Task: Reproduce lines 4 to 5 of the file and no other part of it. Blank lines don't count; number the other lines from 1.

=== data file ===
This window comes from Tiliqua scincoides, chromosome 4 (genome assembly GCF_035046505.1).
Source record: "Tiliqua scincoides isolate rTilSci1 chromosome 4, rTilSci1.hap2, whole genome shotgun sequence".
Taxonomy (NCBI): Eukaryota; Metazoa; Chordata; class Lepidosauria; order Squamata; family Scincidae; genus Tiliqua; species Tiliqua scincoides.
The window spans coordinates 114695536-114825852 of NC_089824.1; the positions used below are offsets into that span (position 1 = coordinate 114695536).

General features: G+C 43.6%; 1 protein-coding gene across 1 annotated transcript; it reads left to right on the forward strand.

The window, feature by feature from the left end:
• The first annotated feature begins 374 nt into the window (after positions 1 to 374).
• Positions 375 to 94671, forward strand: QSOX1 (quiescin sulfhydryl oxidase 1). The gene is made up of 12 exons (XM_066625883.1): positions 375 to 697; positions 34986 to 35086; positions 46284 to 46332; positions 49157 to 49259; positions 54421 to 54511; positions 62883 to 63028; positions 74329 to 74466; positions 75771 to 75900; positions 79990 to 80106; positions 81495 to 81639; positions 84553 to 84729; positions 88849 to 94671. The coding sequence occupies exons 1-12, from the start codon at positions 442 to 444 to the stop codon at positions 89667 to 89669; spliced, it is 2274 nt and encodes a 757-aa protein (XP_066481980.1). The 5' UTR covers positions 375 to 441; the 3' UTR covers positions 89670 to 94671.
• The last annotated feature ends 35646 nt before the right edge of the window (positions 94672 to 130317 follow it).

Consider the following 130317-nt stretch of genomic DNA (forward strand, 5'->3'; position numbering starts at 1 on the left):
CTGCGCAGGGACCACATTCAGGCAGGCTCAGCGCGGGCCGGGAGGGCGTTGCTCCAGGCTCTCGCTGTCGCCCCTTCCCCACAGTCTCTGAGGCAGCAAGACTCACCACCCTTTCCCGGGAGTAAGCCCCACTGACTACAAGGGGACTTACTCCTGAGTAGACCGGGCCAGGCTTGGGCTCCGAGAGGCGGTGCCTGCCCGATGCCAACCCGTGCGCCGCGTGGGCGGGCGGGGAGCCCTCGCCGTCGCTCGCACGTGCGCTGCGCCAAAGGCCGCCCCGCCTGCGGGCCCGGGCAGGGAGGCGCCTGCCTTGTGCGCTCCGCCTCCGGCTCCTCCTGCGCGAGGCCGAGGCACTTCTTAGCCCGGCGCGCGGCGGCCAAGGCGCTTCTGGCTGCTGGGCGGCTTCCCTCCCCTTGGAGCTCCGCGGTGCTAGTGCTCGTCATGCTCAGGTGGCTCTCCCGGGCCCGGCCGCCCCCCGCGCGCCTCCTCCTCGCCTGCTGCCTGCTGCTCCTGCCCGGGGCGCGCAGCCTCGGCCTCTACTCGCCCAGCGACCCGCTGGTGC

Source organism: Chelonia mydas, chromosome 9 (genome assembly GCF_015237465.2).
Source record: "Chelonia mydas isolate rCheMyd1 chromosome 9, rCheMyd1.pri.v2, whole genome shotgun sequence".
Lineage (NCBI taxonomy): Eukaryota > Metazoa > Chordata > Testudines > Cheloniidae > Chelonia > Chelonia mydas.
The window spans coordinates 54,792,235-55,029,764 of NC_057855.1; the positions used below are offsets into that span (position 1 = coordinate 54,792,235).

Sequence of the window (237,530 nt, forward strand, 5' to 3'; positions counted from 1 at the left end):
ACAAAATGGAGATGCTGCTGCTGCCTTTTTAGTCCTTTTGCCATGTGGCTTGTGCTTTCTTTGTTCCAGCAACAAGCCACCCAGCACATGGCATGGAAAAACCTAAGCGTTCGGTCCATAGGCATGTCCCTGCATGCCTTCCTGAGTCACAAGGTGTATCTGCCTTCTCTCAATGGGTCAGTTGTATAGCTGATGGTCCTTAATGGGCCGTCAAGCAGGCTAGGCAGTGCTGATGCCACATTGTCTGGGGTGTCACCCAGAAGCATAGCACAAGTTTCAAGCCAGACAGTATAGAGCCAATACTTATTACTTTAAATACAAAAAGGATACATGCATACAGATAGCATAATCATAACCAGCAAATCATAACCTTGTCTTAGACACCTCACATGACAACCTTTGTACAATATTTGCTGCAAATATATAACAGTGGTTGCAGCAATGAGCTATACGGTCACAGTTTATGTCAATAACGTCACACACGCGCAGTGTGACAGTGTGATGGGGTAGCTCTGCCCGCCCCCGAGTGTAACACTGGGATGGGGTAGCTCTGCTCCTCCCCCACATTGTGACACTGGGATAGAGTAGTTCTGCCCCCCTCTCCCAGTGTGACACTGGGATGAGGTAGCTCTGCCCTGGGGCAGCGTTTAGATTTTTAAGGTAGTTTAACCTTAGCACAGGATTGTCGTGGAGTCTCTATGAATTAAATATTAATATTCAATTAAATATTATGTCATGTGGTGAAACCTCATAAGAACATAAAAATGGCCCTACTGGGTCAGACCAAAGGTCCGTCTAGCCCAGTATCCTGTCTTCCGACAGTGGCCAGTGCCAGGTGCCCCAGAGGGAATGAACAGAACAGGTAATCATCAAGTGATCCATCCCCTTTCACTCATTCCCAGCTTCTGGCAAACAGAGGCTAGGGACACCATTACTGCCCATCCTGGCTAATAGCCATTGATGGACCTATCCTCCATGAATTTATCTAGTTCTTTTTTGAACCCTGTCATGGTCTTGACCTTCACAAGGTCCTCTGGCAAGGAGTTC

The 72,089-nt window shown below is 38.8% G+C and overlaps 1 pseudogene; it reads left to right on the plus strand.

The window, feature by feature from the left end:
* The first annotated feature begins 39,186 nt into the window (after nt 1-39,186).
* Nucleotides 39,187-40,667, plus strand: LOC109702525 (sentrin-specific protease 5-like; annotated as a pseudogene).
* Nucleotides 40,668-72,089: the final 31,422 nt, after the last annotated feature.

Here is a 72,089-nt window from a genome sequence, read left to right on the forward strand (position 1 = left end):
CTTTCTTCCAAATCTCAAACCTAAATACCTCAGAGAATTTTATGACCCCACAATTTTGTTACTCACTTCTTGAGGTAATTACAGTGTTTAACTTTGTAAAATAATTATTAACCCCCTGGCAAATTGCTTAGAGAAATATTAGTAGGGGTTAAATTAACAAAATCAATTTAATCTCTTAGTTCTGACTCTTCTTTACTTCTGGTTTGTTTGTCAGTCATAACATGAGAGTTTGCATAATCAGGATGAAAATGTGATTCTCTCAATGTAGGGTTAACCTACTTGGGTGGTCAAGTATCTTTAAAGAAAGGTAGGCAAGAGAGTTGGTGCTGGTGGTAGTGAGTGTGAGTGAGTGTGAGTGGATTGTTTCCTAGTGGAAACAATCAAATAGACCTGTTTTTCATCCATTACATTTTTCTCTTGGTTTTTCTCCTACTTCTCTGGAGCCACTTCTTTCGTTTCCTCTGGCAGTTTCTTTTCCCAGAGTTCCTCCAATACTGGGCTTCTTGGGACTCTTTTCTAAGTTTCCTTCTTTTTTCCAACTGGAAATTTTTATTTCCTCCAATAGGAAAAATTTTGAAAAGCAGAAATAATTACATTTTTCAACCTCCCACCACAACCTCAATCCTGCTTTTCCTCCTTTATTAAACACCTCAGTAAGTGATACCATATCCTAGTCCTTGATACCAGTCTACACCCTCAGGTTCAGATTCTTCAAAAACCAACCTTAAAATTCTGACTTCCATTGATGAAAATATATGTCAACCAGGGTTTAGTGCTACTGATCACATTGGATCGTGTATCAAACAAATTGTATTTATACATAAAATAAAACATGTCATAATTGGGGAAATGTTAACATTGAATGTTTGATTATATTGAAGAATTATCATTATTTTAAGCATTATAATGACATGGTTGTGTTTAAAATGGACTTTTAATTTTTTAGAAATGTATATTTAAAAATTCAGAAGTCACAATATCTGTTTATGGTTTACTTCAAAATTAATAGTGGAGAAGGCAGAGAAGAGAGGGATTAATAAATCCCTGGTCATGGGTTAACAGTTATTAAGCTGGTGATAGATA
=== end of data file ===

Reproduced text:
The window spans coordinates 114695536-114825852 of NC_089824.1; the positions used below are offsets into that span (position 1 = coordinate 114695536).

General features: G+C 43.6%; 1 protein-coding gene across 1 annotated transcript; it reads left to right on the forward strand.